The 10 Most Expensive ZIP Codes in America
They say that if you want to be successful, or at least feel successful, you need to surround yourself with successful people. And what better way to do that than to live in one of America’s most prominent, expensive areas? After all, these are places that are home to enormous concentrations of wealth, where doctors, scientists, entrepreneurs, politicians, and other highly successful individuals call home.
Thanks to data from PropertyShark, a real estate data firm, we can narrow all of the nation’s ZIP codes down to a short-list for those looking to be immersed in success and wealth. The only issue is that there is a very steep barrier to entry — median prices for homes start in the millions of dollars. The data PropertyShark has compiled has been covered by the likes of CNBC and New York real estate news site The Real Deal, and the numbers themselves are fairly jaw-dropping in stature.
For example, just to break into the top 20 most expensive ZIP codes in America, you’d be looking at median home prices of at least $2.134 million dollars — located in San Marino, Calif. And especially in the state of California, real estate prices are fairly lofty from Eureka to San Diego. Fourteen of the top 20 real estates from PropertyShark’s data are located in California, by far the most of any state. In fact, there are only three states that actually do show up among the top 20 — California, New York, and Florida.
Clearly, the nation’s wealthiest residents are conglomerating in a very few select parts of the country.
It’s not too difficult to discern why, or how, this is happening. A quick glance at the top ten alone, which we’ve listed below, shows some of the more well-known havens for the wealthy. Lower Manhattan, Miami Beach, Silicon Valley — all of these areas are represented on the list, with average home prices ranging from $2.6 million for a place in Los Altos, California, to more than $5 million in Sagaponack, New York, which is in the famed Hamptons on Long Island.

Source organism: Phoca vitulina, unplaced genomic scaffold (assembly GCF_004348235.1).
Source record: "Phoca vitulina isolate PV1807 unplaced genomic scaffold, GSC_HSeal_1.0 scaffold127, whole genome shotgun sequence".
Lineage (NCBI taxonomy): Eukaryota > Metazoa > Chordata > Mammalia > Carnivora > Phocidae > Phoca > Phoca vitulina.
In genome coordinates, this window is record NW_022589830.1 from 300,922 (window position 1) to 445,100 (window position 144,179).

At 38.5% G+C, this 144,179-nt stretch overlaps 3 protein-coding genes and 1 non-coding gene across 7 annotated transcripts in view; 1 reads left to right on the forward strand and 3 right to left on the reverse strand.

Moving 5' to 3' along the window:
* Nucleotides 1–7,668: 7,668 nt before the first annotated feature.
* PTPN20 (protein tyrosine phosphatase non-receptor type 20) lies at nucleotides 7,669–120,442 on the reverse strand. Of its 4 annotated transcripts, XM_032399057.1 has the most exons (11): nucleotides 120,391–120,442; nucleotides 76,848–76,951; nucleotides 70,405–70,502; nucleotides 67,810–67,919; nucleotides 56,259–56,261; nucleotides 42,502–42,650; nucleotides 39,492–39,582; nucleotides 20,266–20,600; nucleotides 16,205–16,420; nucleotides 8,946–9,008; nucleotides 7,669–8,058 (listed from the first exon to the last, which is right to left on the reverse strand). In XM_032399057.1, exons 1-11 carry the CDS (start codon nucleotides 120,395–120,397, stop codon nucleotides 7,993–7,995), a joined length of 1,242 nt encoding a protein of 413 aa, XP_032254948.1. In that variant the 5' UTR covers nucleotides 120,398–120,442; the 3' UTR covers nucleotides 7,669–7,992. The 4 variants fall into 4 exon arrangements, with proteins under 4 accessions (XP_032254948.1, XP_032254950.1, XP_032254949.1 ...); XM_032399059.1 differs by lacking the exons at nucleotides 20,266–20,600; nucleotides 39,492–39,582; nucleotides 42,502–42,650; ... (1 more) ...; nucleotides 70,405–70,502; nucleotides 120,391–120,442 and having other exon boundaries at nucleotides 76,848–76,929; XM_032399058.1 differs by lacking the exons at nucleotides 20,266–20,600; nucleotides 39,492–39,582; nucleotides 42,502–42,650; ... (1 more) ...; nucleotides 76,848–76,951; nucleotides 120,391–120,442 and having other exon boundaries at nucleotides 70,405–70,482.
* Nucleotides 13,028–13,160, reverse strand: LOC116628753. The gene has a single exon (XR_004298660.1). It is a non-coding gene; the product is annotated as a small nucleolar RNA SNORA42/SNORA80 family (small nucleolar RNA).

These are areas that are magnets for the Wall Street elite, tech entrepreneurs, and venture capitalists, all of whom tend to have swollen bank accounts. And they’d have to, to be able to afford to live in these particular areas.
Looking at the top ten below, there really isn’t much in terms of surprises. As mentioned previously, New York City zip codes take two spots, which, naturally, is home to some of America’s (and the world’s) richest individuals. Areas in California that landed in the top ten include Orange County, Beverly Hills, and Silicon Valley in the Bay Area, again, all areas that shouldn’t come as much of a surprise.
Miami Beach was the only ZIP code to land among the top ten that isn’t located in either New York or California.
To develop the rankings, PropertyShark took median home prices for properties sold between January 2014 and May 2015. One thing to keep in mind is that there are certain areas that had less sales than others, which may have had an impact on the averages. For example, a chart from CNBC shows that while there were 578 sales taken into account in Beverly Hills, there were a mere 28 in Newport Beach. Had those homes in Newport Beach been concentrated in wealthy neighborhoods, the data may be skewed a bit.
Even so, it’s hard to dispute that the top ten are all desirable areas, filled with some of the country’s richest and most successful people. We’ve listed, in descending order, the top ten below. Included are the ZIP code, the city in which it’s located, and the average median home price, per PropertyShark’s data.
Here are the top ten:
- 94022 – Los Altos, Calif., $2.6 million
- 33109 – Miami Beach, Fla., $2.65 million
- 92662 – Newport Beach, Calif., $2.675 million
- 10007 – New York City, N.Y., $2,763,711
- 10013 – New York City, N.Y., $2.8 million
- 94301 – Palo Alto, Calif., $2,827,500
- 90402 – Santa Monica, Calif., $3,062,250
- 90210 – Beverly Hills, Calif., $3,221,250
- 94027 – Atherton, Calif., $5.05 million
- 11962 – Sagaponack, N.Y., $5.125 million
For more insight, head over to PropertyShark.
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